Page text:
Burning those masala dosas!

By Patricia Molinos


On the second day of this new year at 6:30am two buses were already at the parking lot waiting for those who had signed up for the early morning Gingee trip. Our first stop was for breakfast at Sristi Village, and since the driver did not know the way and I have been going there the past weeks (it is the organization I am working for), our trip coordinator Sacha Elder asked me to sit in the front and give the chauffeur directions. I was one of the few who did not sleep on the way. “What if we miss the left we must take because I’m not paying attention!!”, I kept repeating to myself, so phone in my hands with Google Maps opened (just in case :-p), I stayed focused on the road. We finally made it to Sristi Village and our sleepy faces vanished away as we were served some South Indian traditional breakfast prepared by the residents and staff of the village. It was delicious! Karthik created this inclusive village for intellectually disabled people in 2013, where he aims to train them in farming so that in the future they can have an independent and dignified life generating their own income. His goal is to give an opportunity to the 355 kids in need of special education living in the surrounding villages near Kunamangalam (between Pondicherry and Mailam). We ended our visit planting a tree together with some members of the community and we headed back to the buses.

After almost another hour and a half on the road, we reached Gingee, in Villupuram District (Tamil Nadu). “Ah! It’s not that high!”, we all said as we were taking water bottles and some snacks and sandwiches Sacha had bought for us. Only a few minutes later we realized we were wrong…What a climb! The stairs were the steepest I had ever witnessed, some of them being more than half a meter tall! The more we climbed the more monkeys we found. Some of them did not notice our presence and continued playing, while others kept their eyes on us following all our moves. We were told not to take the snacks out of our bags while climbing, since it would not be the first time monkeys steal food from the hikers’ hands. After taking several breaks under some shadows we found on the way, we finally made it to the top of the Gingee Fort Hill with our now sweaty t-shirts. From there we could have a 360-degree beautiful vision and many angles we could take good pictures from. The views were awesome!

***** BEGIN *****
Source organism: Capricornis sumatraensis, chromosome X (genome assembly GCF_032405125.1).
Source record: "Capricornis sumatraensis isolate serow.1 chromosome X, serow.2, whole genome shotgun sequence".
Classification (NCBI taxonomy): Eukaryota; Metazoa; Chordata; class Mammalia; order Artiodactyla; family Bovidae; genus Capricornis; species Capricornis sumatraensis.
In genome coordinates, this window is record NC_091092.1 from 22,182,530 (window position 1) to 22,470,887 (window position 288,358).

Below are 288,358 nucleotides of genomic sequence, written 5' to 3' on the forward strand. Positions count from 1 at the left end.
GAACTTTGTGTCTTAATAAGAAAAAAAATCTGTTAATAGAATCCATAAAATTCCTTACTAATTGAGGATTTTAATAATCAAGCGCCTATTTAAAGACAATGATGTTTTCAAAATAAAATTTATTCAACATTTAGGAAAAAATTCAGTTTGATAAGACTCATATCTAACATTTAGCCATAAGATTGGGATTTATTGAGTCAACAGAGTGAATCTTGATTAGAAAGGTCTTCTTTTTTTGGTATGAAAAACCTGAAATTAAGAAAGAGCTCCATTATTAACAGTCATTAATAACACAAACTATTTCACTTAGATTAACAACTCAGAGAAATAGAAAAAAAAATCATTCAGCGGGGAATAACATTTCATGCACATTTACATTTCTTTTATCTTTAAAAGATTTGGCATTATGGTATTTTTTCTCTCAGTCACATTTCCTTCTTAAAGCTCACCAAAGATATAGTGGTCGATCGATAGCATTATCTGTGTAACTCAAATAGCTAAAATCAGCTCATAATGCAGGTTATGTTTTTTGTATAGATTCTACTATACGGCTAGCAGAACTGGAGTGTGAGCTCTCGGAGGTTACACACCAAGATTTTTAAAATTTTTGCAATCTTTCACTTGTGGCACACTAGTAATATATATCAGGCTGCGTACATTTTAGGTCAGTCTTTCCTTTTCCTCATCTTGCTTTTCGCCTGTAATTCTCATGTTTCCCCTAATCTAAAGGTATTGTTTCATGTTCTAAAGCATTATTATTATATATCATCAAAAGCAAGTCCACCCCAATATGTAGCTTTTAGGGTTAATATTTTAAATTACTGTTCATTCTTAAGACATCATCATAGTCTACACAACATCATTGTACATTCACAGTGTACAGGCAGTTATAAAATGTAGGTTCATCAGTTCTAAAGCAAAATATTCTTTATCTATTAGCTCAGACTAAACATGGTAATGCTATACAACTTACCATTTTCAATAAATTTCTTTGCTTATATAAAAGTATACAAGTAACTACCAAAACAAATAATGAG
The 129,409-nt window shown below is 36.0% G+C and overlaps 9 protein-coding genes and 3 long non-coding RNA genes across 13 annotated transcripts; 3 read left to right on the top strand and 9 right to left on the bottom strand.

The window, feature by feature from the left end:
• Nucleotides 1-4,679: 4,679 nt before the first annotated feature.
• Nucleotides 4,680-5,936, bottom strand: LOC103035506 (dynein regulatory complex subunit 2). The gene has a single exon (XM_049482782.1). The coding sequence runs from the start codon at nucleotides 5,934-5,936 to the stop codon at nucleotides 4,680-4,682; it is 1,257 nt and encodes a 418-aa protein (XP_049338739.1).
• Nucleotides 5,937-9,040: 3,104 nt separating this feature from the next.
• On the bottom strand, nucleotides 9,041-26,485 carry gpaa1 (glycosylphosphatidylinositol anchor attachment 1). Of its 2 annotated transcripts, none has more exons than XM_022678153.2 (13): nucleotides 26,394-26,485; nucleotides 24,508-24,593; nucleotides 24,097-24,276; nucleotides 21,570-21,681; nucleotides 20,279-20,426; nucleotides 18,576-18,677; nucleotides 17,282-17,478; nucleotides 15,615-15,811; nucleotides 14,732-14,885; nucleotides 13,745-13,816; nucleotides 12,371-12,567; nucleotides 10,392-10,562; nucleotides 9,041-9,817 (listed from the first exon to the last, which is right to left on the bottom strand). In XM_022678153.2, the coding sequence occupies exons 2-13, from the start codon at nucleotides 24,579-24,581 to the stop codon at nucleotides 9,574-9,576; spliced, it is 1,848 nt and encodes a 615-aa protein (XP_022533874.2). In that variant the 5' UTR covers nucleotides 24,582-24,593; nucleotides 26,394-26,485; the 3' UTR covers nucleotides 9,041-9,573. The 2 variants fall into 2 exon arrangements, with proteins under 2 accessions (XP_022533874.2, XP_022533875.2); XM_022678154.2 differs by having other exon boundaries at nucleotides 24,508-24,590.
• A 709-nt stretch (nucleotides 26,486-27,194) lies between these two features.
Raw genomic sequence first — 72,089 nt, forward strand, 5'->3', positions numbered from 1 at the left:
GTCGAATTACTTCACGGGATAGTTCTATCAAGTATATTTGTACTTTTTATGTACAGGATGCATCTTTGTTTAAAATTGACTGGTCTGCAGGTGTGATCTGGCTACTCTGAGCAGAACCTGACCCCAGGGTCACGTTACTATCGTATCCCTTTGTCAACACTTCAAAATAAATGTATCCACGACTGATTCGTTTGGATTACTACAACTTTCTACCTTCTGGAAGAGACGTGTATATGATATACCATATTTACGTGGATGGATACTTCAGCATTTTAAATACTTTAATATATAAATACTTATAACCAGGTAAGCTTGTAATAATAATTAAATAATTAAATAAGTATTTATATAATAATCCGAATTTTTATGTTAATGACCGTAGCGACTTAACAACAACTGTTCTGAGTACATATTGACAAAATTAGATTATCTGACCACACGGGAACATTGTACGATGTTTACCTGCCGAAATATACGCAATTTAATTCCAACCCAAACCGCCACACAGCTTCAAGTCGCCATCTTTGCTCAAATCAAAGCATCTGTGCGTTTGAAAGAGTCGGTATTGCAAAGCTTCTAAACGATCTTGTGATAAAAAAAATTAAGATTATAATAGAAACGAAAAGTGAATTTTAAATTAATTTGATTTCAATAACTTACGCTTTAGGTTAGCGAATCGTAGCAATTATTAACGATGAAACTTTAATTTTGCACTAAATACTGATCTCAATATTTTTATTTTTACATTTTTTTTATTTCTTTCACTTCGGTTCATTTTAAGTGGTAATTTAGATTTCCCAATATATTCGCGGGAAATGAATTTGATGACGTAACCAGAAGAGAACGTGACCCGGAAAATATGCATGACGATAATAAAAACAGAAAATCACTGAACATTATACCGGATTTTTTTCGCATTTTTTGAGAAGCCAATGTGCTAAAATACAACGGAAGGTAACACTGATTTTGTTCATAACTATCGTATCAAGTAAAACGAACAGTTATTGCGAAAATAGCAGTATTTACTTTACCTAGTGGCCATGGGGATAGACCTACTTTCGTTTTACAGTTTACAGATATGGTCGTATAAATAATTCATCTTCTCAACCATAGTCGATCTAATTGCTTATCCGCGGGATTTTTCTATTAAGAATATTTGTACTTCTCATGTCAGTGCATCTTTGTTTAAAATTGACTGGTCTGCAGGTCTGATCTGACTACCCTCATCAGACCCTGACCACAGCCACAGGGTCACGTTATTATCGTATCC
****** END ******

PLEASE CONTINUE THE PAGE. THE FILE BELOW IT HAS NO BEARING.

The fort was originally built by the Chola dynasty during the 9th century and modified during the 13th century. It was under the control of different regional powers like the Kurumbar, the Nayaks, the Marathas, Bijapur sultans, the Moghuls, Carnatic Nawabs, the French and the finally the British in 1761. As Sacha explained, the fort is closely associated with Raja Tej Singh, who lost his life there when trying to revolt against the Nawabs of the Carnatic who ruled this region of South India between 1690 and 1801.

fullsizerender-7We met in front of the buses again around 1pm and headed to an ancient temple that is only five minutes away from the Gingee Fort. The group made it to the heart of the sacred building, where we received the blessing of two temple men with some kinds of crystal-sugar cubs, an azafrin rounded mark on hour foreheads, incense and some words they pronounced.

It was a really awesome day that combined both culture related learning, amusement, and also some intense exercise, very convenient to try to make up for all the masala dosas, dals, lassis, and Gobi Manchurians that we all are eating quite regularly here 😉

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